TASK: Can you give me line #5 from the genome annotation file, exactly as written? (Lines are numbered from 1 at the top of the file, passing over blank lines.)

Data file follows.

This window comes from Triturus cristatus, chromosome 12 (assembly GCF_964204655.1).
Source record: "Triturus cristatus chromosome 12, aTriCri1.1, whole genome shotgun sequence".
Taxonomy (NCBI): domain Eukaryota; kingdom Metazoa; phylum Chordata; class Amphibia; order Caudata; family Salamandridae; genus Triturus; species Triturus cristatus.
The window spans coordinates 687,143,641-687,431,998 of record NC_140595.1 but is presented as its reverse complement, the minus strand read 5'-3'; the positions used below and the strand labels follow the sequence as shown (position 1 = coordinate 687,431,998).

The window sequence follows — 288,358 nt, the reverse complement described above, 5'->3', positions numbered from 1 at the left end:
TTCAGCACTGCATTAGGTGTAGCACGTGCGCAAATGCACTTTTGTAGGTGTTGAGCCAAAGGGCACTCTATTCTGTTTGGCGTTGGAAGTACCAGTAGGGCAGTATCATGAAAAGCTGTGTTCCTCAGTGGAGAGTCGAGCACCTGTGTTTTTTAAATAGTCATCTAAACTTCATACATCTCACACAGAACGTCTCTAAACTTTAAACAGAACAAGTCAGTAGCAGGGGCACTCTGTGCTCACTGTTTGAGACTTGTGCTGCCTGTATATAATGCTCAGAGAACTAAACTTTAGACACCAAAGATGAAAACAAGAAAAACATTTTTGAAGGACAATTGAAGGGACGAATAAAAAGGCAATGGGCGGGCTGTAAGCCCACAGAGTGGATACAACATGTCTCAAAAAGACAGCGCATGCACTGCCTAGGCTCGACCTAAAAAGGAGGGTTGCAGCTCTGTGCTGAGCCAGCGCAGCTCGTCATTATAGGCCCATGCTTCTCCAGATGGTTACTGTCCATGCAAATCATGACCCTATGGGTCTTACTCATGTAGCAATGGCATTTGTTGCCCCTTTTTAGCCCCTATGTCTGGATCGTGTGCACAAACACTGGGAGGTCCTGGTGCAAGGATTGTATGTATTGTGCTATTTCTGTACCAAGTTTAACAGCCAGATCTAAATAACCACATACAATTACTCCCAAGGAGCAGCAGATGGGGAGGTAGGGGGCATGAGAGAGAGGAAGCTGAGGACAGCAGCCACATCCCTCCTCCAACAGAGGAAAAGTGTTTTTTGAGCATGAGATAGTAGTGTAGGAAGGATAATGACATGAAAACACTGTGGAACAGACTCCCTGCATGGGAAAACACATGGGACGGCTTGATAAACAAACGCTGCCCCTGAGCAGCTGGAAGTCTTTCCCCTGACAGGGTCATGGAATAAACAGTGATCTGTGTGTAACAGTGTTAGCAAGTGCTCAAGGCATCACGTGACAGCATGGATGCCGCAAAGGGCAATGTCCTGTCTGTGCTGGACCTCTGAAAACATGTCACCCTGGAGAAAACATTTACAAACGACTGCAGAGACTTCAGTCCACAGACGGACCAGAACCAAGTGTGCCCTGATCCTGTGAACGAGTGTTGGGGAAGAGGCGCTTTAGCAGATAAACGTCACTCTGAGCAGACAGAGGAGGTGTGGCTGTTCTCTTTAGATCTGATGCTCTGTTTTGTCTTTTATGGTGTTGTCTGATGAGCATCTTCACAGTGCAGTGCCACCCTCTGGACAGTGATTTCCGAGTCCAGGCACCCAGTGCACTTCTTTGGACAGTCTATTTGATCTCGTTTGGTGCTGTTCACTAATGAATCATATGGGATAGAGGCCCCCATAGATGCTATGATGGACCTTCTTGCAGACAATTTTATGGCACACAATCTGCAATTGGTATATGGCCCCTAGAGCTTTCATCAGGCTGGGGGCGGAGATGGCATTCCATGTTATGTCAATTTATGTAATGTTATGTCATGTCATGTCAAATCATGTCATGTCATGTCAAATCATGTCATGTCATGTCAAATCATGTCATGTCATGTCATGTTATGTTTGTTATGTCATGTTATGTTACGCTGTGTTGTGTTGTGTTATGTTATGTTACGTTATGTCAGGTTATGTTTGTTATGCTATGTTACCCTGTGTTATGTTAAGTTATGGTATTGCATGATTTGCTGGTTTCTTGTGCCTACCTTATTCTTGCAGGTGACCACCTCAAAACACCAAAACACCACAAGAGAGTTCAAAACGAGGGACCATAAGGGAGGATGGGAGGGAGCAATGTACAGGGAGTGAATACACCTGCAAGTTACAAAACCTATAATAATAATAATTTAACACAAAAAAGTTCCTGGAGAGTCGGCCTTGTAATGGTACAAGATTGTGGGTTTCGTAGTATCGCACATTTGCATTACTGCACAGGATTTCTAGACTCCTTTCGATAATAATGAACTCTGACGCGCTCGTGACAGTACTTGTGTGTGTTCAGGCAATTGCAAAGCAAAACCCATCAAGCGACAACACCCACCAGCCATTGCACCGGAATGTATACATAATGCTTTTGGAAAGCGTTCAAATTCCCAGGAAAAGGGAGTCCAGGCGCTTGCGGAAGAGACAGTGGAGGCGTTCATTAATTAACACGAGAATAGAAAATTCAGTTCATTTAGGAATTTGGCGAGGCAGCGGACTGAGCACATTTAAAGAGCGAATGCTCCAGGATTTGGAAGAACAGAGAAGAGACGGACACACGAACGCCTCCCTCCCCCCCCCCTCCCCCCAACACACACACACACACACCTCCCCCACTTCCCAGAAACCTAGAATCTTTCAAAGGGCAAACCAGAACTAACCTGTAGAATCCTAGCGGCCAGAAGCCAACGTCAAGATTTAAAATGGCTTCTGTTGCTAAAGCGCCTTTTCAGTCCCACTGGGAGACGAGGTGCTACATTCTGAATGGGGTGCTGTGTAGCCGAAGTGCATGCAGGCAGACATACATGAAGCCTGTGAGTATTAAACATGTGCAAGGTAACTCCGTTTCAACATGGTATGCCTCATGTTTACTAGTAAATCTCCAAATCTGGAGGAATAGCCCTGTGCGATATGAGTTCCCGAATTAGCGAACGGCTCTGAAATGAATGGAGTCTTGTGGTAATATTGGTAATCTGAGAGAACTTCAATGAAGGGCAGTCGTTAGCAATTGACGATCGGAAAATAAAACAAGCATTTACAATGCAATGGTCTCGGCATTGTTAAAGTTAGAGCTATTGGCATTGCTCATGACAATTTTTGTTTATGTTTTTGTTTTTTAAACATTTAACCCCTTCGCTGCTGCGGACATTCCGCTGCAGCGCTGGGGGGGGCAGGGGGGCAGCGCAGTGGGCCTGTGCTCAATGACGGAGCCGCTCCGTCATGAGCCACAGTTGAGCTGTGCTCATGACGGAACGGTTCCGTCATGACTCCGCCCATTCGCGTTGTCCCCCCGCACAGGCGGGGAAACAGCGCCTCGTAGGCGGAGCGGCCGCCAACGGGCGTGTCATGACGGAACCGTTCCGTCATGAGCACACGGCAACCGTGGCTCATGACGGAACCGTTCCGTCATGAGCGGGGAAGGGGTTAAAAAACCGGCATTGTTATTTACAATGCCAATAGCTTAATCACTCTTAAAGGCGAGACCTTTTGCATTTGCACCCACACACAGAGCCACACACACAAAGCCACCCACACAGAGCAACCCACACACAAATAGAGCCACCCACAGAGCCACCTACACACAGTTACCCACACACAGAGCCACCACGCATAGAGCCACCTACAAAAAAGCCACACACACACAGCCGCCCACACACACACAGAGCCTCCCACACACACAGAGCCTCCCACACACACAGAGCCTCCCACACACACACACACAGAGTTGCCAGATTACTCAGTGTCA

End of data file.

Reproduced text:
The window sequence follows — 288,358 nt, the reverse complement described above, 5'->3', positions numbered from 1 at the left end: